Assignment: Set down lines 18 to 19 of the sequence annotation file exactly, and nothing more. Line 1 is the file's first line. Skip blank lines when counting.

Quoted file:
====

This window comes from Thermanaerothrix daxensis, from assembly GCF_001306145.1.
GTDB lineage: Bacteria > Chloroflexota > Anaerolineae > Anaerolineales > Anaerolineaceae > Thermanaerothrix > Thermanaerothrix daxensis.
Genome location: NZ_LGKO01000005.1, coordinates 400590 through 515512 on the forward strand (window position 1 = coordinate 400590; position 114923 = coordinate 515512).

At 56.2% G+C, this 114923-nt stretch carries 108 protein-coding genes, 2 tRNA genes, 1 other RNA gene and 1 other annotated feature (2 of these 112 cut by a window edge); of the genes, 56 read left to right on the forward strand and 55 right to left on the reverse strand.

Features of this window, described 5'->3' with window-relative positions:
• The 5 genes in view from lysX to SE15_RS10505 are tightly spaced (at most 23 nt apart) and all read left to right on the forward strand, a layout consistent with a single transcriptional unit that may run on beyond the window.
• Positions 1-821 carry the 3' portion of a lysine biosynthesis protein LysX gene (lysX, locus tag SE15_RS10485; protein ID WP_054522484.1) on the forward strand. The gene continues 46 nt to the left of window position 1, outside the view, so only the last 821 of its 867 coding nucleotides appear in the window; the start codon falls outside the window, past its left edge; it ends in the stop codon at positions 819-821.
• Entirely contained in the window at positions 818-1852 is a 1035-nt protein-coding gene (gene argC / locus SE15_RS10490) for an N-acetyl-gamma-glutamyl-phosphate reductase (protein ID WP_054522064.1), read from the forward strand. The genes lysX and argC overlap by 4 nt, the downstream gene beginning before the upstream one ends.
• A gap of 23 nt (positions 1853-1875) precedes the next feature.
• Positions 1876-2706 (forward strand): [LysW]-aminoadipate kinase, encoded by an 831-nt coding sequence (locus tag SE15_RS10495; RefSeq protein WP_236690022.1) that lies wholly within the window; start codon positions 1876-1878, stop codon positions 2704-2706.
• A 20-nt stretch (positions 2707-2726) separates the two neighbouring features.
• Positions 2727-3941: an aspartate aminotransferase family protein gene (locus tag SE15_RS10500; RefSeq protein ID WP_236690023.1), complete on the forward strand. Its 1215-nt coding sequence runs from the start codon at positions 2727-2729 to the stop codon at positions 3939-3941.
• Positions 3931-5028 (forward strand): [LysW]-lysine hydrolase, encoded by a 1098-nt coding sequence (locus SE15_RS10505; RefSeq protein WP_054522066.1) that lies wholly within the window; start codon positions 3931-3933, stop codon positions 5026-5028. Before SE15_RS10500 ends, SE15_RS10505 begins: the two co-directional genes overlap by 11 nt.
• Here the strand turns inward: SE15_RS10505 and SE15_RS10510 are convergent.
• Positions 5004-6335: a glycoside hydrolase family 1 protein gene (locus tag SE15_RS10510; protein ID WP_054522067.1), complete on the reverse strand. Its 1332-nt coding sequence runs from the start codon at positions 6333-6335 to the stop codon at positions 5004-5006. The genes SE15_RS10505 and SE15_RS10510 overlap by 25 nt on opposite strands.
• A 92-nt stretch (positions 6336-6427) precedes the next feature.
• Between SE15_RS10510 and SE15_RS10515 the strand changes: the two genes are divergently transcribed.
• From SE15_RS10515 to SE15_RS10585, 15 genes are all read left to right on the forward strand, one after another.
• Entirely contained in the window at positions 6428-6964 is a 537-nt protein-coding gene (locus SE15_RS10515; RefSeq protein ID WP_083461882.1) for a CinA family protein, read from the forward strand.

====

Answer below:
• From SE15_RS10515 to SE15_RS10585, 15 genes are all read left to right on the forward strand, one after another.
• Entirely contained in the window at positions 6428-6964 is a 537-nt protein-coding gene (locus SE15_RS10515; RefSeq protein ID WP_083461882.1) for a CinA family protein, read from the forward strand.